Environmental Improvements at Westar Energy's Lawrence Energy Center to Further Reduce Emissions
Improvements Will Enhance Existing Emission Reduction Equipment
TOPEKA, KS, May 20, 2009 (MARKETWIRE via COMTEX) -- Westar Energy, Inc. (NYSE: WR) today announced it is constructing two new fabric filtration systems and upgrading other air emission control equipment at its Lawrence Energy Center (LEC), a coal-fired power plant located near Lawrence, Kan. Westar is installing fabric filtration systems on generating Units 4 and 5, plus rebuilding the sulfur dioxide (SO2) scrubber systems on those units. Westar is also enhancing the burner systems on Units 3, 4 and 5. These upgrades will help further reduce emissions of particulate matter, SO2, nitrogen oxide (NOx) and mercury. In addition, Westar will rebuild the existing electrostatic precipitator on Unit 3.
A fabric filtration system, also known as a baghouse, is an enclosure with thousands of suspended fabric filter bags that collect particulates as the flue gas runs up through it. Electrostatic precipitators use an electrostatic charge to remove particulates from flue gas. Scrubber systems use a water and limestone mixture to remove most of the SO2 from flue gas. Enhancements to the burner systems improve combustion efficiency to lower NOx from the flue gas.
"Upgrades at the Lawrence Energy Center are just one more step in our effort to make all of our plants even cleaner while allowing us to continue to meet our customers' energy needs," said Doug Sterbenz, executive vice president and chief operating officer.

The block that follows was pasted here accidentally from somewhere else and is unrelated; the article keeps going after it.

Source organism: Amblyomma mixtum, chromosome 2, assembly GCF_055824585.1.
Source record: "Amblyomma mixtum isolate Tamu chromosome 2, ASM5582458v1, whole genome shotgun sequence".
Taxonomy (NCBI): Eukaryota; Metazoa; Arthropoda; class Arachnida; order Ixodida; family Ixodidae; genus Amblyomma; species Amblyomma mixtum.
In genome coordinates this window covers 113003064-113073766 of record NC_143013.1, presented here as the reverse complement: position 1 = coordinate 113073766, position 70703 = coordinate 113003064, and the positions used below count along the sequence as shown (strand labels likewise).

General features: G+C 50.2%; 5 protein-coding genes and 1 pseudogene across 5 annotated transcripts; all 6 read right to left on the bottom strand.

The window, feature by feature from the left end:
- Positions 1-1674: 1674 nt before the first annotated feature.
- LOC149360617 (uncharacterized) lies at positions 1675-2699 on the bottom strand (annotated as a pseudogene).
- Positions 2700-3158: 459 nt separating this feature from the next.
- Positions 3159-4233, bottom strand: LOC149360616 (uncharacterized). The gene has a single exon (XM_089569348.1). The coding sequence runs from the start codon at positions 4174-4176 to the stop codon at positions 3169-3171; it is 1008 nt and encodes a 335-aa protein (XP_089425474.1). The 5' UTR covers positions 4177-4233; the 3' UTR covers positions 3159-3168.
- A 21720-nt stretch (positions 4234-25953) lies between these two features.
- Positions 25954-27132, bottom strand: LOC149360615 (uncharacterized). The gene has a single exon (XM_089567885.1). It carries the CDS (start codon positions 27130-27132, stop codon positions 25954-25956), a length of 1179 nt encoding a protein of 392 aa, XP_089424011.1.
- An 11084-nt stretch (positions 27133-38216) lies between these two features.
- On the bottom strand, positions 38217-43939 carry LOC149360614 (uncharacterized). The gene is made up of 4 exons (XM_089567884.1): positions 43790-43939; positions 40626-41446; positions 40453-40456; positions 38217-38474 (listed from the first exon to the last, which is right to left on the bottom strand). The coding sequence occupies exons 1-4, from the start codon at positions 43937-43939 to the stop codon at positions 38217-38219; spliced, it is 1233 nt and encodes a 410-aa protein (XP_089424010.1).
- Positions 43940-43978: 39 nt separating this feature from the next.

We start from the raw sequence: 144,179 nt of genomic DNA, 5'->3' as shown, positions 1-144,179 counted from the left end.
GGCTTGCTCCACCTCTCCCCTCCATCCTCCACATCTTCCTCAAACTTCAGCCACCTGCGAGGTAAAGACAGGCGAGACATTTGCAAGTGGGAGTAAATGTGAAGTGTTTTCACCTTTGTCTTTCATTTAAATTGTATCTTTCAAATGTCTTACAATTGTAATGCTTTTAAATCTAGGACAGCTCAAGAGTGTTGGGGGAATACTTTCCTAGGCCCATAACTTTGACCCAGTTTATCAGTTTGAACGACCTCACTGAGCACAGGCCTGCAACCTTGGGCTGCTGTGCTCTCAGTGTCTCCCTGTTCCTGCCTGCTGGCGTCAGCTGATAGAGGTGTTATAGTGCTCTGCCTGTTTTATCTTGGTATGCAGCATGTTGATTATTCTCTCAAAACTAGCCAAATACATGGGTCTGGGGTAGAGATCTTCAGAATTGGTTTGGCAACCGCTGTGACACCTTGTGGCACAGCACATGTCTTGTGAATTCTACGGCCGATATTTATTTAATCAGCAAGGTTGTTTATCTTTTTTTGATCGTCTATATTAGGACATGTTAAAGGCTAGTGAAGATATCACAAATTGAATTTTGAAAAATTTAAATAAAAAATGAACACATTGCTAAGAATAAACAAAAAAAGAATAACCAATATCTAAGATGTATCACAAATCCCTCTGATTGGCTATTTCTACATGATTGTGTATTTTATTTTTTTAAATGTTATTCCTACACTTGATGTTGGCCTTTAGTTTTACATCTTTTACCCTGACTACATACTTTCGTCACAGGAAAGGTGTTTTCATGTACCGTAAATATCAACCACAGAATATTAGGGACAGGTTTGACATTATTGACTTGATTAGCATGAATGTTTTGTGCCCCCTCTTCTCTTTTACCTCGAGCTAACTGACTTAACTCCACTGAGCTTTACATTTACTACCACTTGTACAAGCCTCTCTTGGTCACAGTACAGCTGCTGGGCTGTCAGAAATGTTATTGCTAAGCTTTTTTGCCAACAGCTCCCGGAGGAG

Engineering is under way and construction on the modifications should begin in 2010 and the systems are expected to be operational by no later than 2013. At its peak, construction is expected to create 350 jobs. The projects are estimated to cost $370 - $380 million. These investments are eligible to be recovered in our retail rates through our Environmental Cost Recovery Rider.
While traffic around the plant will increase during construction, Westar believes the impact to the local region will be positive. In addition to job creation, local commerce will improve due to material purchases, meals and lodging. In the long term, the county tax base will grow.
Lawrence Energy Center has a long history of environmental stewardship. The first SO2 scrubber in the United States was installed on Lawrence Unit 4 and it became operational in 1968.
The first SO2 scrubber in the United States to be installed as original equipment on a fossil fuel generating unit was on Lawrence Unit 5 in 1971.
And in 1987, the first low nitrogen oxide (NOx) burner in the world was installed as a retro-fit on Lawrence Unit 5. This technology lowered NOx emissions through more efficient mixing of fuel and air.
Westar Energy, Inc. (NYSE: WR) is the largest electric utility in Kansas, providing electric service to about 679,000 customers in the state. Westar Energy has about 6,800 megawatts of electric generation capacity and operates and coordinates more than 35,000 miles of electric distribution and transmission lines.
On Tuesday Westar invited the media to Jeffrey Energy Center where they have just completed a similar $435 million project to remove 95% of the sulfer dioxide from their flue gas. Sulfer dioxide can produce acid rain. Prior to the improvements only 65% of the substance was being removed.